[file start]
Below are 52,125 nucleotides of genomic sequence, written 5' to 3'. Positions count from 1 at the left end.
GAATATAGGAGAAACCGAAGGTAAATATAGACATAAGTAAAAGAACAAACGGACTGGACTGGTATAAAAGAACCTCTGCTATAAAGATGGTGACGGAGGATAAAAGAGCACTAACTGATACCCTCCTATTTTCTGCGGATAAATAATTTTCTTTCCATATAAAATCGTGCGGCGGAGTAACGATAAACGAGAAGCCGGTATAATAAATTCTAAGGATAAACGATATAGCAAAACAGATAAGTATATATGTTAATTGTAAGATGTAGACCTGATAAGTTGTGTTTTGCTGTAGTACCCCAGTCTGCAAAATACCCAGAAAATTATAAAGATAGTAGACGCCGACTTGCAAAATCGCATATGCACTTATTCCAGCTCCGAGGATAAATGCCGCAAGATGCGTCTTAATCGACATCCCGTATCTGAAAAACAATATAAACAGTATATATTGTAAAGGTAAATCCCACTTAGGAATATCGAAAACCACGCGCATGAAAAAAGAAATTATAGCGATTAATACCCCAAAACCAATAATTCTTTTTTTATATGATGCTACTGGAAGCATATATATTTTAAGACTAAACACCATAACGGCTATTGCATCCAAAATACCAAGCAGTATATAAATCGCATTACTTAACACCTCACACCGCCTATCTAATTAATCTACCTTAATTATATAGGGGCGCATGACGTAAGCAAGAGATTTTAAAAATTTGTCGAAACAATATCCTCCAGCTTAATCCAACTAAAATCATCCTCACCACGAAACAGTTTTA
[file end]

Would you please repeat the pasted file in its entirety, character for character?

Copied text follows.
Below are 52,125 nucleotides of genomic sequence, written 5' to 3'. Positions count from 1 at the left end.
GAATATAGGAGAAACCGAAGGTAAATATAGACATAAGTAAAAGAACAAACGGACTGGACTGGTATAAAAGAACCTCTGCTATAAAGATGGTGACGGAGGATAAAAGAGCACTAACTGATACCCTCCTATTTTCTGCGGATAAATAATTTTCTTTCCATATAAAATCGTGCGGCGGAGTAACGATAAACGAGAAGCCGGTATAATAAATTCTAAGGATAAACGATATAGCAAAACAGATAAGTATATATGTTAATTGTAAGATGTAGACCTGATAAGTTGTGTTTTGCTGTAGTACCCCAGTCTGCAAAATACCCAGAAAATTATAAAGATAGTAGACGCCGACTTGCAAAATCGCATATGCACTTATTCCAGCTCCGAGGATAAATGCCGCAAGATGCGTCTTAATCGACATCCCGTATCTGAAAAACAATATAAACAGTATATATTGTAAAGGTAAATCCCACTTAGGAATATCGAAAACCACGCGCATGAAAAAAGAAATTATAGCGATTAATACCCCAAAACCAATAATTCTTTTTTTATATGATGCTACTGGAAGCATATATATTTTAAGACTAAACACCATAACGGCTATTGCATCCAAAATACCAAGCAGTATATAAATCGCATTACTTAACACCTCACACCGCCTATCTAATTAATCTACCTTAATTATATAGGGGCGCATGACGTAAGCAAGAGATTTTAAAAATTTGTCGAAACAATATCCTCCAGCTTAATCCAACTAAAATCATCCTCACCACGAAACAGTTTTA